An estate plan—and the will, that can be one of its key components—should be dynamic, not static. As changes occur in your life, they need to be reflected in your estate plan. Are you the same person that you were when you made out your last will? Literally, yes; figuratively, probably not—unless you’ve reviewed your will or trust very recently.
You’ve aged. Much has happened in your life—important people have arrived and departed. Your assets are likely to have grown in substance and, perhaps, changed in form. Things probably aren’t as simple as they used to be, and, in most cases, neither is the estate plan that accurately reflects your wishes and properly protects your family.
Start with an estate estimator
Your estate is everything that you own. So, just as if you were called upon to fill out a personal balance sheet for a loan or mortgage, you need to prepare a similar document for your will planning or trust planning. (In this context it’s called an estate estimator.)
An estate estimator includes some items not typically included in a balance sheet. For instance, proceeds from life insurance policies that you own should be listed as part of your estate. The same holds true for the proceeds from a company retirement plan payable upon your death. Any rights that you own under someone else’s will or trust should go on the list as well.
You’ll also want to designate how you own particular assets. For instance, if you are married and own property jointly, make note of that fact. Or, if you own property with others, name them and the percentage of ownership of each party. Property acquired in a community property state, half owned by husband, half owned by wife, also should be listed.
Don’t overlook non-probate assets
Not everything that you own will be passed on to your heirs by your will. Some items are not subject to probate—hence, they are often referred to as “non-probate” assets. For instance, life insurance, retirement plan benefits or amounts in trust may pass outside of your will. Property can pass automatically to a survivor as well. Joint property owned by a husband and wife is a prime example. Assets titled in your trust document, very well could escape probate.
Take a look at the beneficiaries of your non-probate property together with the bequests you’ve made in your will or trust to make sure that, taken together, your estate plan makes sense; in other words, that everyone is receiving what he or she should, in the proper proportion.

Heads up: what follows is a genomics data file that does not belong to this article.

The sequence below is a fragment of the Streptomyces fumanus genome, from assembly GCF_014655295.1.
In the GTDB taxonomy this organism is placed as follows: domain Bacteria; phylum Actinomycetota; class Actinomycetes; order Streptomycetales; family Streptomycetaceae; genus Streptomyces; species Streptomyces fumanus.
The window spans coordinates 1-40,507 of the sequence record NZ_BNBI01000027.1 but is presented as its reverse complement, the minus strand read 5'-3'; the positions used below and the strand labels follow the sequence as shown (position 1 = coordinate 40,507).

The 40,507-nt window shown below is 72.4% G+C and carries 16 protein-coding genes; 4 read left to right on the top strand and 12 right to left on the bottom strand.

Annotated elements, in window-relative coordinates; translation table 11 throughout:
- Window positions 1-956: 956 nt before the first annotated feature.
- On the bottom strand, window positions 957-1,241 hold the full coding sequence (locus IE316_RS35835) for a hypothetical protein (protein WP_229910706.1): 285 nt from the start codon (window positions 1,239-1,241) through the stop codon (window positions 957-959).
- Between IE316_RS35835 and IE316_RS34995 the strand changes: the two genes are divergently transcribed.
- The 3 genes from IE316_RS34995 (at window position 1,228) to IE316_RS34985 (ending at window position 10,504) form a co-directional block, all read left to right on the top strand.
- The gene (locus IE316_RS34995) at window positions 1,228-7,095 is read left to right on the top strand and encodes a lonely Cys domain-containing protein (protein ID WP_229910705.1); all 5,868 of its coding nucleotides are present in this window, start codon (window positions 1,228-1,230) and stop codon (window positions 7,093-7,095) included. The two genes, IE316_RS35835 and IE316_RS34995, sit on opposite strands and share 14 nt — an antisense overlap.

Here’s an important reminder: Estate tax is based upon your total lifetime transfers, not on the manner in which your property passes to your heirs. Don’t fall into the trap of believing that just because the property doesn’t pass under your will, Uncle Sam won’t be able to take his share.
Remember the taxes
When you’ve completed your estate estimator, and you’ve tallied up your net worth, you are likely to be surprised at how big the number has grown since your last will. It may well be time to start taking advantage of tax-saving strategies to reduce the impact of estate tax.
You may want to consider setting up a trust (the most popular estate planning devise), if you’re married, to reduce or eliminate the burden of federal estate tax on your family’s assets. Another step might be to transfer ownership of your life insurance policies to an irrevocable living trust to remove the policy proceeds from your estate. Another good tax-cutting technique is to establish a regular program of family gift giving, taking advantage of your annual gift-tax exclusion ($14,000 in 2017), to reduce the size of your taxable estate.
Who will be at the helm?
Are the people whom you’ve named to fill important roles—a guardian for the children, for example—still the logical choices? Over the years any number of circumstances may lead you to conclude that, today, there might be better choices.
With an estate that has grown in size and complexity, your choice of executor or trustee becomes extremely important. An executor is charged with the responsibility of making sure that the directions in your will are carried out; those assets that pass through probate. A trustee has the same responsibilities, as a fiduciary, to carry out your wishes in your trust. In addition, there is a long list of responsibilities for an executor or trustee, requiring in-depth knowledge in many areas, including: how to appraise and manage estate assets; preserving and protecting the assets; the ins and outs of tax and probate law; and accounting.
Because the process can be lengthy and time consuming, an executor or trustee must be devoted to the tasks of estate settlement over a long period of time. The question that you need to ask yourself is whether the person whom you named in your last will or trust is equipped to settle your estate with efficiency and without unnecessary financial loss or hardship to your heirs.
We would be glad to tell you more about our estate settlement services and how well we could serve as executor, co-executor or trustee of your estate. Please feel free to contact us at any time.